11th July 2012
The day the scandal of bankers fixing to make a fast buck broke may be seen as the equivalent of the day Lehman collapsed, says Simon Nixon on the Wall Street Journal.
Meanwhile, Yves Smith takes aim at The Economist on Naked Capitalism, saying the newspaper's prescription is too mild and a large-scale clean up of the industry is needed. And Robert Reich writes on Business Insider that this is the "Wall Street Scandal Of All Scandals" and "insider trading on a gigantic scale".
Yet while hyperbolic headlines condemn the banks, what about the detail?
There is the Libor scandal at the height of the financial crisis, around 2008, when Barclays and other banks submitted fake Libor rates lower than the banks' actual borrowing costs in order to disguise how much trouble they were in, while the other scandal involves a more general practice of rate-rigging from 2005 onwards.
However, action was taken by management as soon as it came to light that traders were trying to boost their positions and the individuals involved were sacked, or are subject to ongoing disciplinary procedures, while the FSA has investigated and cleared Diamond and Del Missier of wrong doing regarding Libor fixing post-Lehmans.
And what about the impact on human suffering?
Forbes notes: "My best guess is that the Libor manipulation that went on before the financial crisis had a small effect on human suffering and it's not clear whether it increased human suffering or decreased it. My best guess is that the Libor manipulation during the crisis reduced human suffering."
Libor is used to calculate the rate of interest on some adjustable rate mortgages. So increases in this rate would see borrowers suffer as it means higher interest rates. "For this reason it is extremely important to know whether or not Libor manipulation tended to raise adjustable mortgage rates. Based on the information that we have now the answer is no."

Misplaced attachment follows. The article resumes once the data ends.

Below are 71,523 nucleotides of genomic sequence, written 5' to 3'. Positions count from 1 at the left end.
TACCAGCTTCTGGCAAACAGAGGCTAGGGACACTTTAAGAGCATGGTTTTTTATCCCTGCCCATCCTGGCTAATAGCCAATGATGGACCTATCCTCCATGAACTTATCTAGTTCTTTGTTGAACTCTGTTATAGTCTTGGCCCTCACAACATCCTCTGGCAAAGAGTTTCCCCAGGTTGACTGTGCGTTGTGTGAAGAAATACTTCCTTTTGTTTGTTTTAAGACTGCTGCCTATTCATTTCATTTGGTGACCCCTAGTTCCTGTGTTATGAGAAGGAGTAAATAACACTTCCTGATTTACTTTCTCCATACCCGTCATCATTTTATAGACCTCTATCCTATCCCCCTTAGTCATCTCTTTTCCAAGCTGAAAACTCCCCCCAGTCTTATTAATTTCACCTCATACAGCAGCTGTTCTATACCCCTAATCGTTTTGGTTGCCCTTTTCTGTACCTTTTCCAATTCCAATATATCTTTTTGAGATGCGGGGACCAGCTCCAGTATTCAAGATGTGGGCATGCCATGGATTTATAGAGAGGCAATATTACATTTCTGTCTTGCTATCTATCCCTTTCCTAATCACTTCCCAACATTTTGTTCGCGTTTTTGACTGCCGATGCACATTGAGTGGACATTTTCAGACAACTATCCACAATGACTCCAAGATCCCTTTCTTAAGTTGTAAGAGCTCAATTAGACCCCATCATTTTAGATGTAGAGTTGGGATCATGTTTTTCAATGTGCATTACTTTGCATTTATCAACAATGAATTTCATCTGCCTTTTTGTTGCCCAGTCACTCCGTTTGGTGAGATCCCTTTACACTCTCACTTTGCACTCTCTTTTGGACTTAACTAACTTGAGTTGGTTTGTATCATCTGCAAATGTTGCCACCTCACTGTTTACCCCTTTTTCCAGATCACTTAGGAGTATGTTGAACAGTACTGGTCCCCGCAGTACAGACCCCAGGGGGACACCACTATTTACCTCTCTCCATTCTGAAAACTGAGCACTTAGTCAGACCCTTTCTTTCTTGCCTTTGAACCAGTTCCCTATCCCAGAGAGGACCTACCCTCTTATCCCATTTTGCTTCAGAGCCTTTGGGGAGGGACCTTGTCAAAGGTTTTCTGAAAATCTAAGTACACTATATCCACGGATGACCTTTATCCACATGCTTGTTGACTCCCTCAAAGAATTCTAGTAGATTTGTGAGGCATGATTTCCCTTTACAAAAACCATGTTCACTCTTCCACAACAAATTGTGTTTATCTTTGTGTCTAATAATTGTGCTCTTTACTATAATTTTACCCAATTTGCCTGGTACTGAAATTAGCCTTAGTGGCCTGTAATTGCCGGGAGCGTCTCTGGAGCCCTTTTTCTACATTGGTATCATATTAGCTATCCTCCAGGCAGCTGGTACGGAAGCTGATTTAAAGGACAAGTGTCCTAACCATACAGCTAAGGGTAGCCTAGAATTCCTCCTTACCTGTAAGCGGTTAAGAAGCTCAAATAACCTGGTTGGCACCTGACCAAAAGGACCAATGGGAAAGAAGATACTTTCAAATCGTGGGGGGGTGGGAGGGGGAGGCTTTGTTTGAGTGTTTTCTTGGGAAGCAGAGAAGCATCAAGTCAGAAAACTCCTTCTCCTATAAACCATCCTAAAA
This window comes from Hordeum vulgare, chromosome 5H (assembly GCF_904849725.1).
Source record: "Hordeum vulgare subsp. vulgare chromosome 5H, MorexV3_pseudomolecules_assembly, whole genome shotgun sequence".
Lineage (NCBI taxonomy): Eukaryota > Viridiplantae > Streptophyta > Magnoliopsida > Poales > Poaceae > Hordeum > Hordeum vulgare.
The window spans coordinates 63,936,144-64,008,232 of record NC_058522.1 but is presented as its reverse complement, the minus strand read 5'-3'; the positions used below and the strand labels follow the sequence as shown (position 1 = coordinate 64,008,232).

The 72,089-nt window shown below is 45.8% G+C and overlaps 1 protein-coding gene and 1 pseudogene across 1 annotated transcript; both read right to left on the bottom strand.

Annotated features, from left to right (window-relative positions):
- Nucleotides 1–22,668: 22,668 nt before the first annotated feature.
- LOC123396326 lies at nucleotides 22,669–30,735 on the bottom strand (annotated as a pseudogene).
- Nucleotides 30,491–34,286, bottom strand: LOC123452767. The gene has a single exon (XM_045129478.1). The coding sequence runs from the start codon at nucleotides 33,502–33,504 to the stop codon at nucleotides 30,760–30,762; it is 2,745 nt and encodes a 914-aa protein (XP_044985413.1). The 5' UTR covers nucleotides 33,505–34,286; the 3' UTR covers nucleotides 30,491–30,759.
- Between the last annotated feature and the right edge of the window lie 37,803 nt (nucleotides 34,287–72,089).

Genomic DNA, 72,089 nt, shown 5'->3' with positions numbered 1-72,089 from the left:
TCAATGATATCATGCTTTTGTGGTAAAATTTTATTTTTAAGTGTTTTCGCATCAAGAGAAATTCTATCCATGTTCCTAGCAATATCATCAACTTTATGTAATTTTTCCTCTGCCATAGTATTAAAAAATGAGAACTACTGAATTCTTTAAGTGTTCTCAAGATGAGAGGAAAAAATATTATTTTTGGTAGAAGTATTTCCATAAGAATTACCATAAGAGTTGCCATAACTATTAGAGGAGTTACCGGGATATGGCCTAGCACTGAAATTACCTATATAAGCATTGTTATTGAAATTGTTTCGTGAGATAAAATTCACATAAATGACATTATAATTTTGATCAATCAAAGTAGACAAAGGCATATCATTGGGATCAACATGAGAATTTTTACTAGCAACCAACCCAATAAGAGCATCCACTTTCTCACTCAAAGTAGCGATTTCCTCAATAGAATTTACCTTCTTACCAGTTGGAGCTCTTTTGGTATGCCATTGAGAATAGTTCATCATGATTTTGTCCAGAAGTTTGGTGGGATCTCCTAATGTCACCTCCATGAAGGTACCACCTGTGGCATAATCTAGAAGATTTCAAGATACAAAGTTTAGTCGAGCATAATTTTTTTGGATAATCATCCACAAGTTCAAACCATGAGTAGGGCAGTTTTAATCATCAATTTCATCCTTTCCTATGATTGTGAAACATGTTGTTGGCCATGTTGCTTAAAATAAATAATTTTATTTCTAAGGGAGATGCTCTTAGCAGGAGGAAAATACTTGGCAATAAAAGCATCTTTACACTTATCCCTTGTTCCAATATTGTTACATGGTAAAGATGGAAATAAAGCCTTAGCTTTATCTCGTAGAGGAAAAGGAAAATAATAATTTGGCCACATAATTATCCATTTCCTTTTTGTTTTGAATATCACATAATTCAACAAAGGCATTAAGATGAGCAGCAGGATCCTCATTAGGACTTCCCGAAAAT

Neville White, Senior SRI Analyst at Ecclesiastical Investment Management, adds on his Mindful Money blog: " On the BBC's Question Time last week, one member of the audience alluded to the anger ordinary people feel (correct) and referred to those who have lost homes and businesses as a result of rate fixing.
"This is simply unknowable, as yet, and nothing I have read or reviewed has tried to ‘unpack' exactly what the implications of rogue fixing has been on markets and individuals over the long term. What is felt implicitly is that something failed to check behaviours that were clearly wrong, morally, ethically, and corporately."
Granted, the disclosures and regulations needed to be tightened up here and the LIBOR scandal is more evidence of this, but it's nothing we didn't already know, says Pragmatic Capitalism.
"This all makes for tantalizing reading and it's compounded when people throw out huge figures like "$800 TRILLION", but the reality is that this scandal doesn't tell us anything we didn't already know."
Some say the story has been framed as yet another sensationalist anti-bank story to sell papers.
An ex-Barclays director on the corporate banking side controversially told Mindful Money: "The media should address another issue as well – Regardless of whether or not the government encouraged Libor submissions to be lowered after Lehmans, would it have been irresponsible of banks not to do it?
"In a market driven by fear rather than fundamentals, where traditional policy responses would make no difference, isn't the responsible course of action for market-makers to try and stabilise the market, even if by unconventional means?
"Otherwise perfectly sound institutions may have gone down the tube – not just banks, but thousands of businesses."
He adds: "There simply isn't enough of a distinction made between the type of banking which caused the crisis, and other forms of banking. The media should educate the public with regard to all types of activity that takes place at banks, from trading down to retail banking."
Whether you agree or not, some reason and education amid the overriding sense of anger seems needed – what do you think?
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